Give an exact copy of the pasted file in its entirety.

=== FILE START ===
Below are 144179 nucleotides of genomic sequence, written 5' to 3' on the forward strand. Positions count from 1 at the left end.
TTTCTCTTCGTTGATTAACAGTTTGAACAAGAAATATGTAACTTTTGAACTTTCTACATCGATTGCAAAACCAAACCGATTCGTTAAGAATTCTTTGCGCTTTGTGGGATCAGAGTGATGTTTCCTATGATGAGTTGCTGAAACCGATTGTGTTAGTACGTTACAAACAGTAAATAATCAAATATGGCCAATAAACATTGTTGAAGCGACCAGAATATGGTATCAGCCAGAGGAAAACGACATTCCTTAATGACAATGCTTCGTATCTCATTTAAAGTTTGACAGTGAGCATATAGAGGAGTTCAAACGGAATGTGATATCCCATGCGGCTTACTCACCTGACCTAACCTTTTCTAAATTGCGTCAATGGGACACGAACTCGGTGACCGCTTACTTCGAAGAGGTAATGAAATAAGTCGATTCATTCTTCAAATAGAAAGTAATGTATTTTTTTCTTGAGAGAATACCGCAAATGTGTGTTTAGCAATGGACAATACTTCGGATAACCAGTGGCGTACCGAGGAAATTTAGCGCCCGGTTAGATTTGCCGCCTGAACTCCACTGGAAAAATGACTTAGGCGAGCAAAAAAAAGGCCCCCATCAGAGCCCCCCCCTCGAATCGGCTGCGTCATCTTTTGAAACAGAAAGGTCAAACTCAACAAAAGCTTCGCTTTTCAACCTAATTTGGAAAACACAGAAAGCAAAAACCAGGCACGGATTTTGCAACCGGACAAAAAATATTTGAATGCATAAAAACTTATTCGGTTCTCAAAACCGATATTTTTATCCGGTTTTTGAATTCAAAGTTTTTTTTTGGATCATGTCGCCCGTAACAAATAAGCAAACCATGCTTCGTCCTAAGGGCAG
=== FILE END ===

Below are 144179 nucleotides of genomic sequence, written 5' to 3' on the forward strand. Positions count from 1 at the left end.
TTTCTCTTCGTTGATTAACAGTTTGAACAAGAAATATGTAACTTTTGAACTTTCTACATCGATTGCAAAACCAAACCGATTCGTTAAGAATTCTTTGCGCTTTGTGGGATCAGAGTGATGTTTCCTATGATGAGTTGCTGAAACCGATTGTGTTAGTACGTTACAAACAGTAAATAATCAAATATGGCCAATAAACATTGTTGAAGCGACCAGAATATGGTATCAGCCAGAGGAAAACGACATTCCTTAATGACAATGCTTCGTATCTCATTTAAAGTTTGACAGTGAGCATATAGAGGAGTTCAAACGGAATGTGATATCCCATGCGGCTTACTCACCTGACCTAACCTTTTCTAAATTGCGTCAATGGGACACGAACTCGGTGACCGCTTACTTCGAAGAGGTAATGAAATAAGTCGATTCATTCTTCAAATAGAAAGTAATGTATTTTTTTCTTGAGAGAATACCGCAAATGTGTGTTTAGCAATGGACAATACTTCGGATAACCAGTGGCGTACCGAGGAAATTTAGCGCCCGGTTAGATTTGCCGCCTGAACTCCACTGGAAAAATGACTTAGGCGAGCAAAAAAAAGGCCCCCATCAGAGCCCCCCCCTCGAATCGGCTGCGTCATCTTTTGAAACAGAAAGGTCAAACTCAACAAAAGCTTCGCTTTTCAACCTAATTTGGAAAACACAGAAAGCAAAAACCAGGCACGGATTTTGCAACCGGACAAAAAATATTTGAATGCATAAAAACTTATTCGGTTCTCAAAACCGATATTTTTATCCGGTTTTTGAATTCAAAGTTTTTTTTTGGATCATGTCGCCCGTAACAAATAAGCAAACCATGCTTCGTCCTAAGGGCAG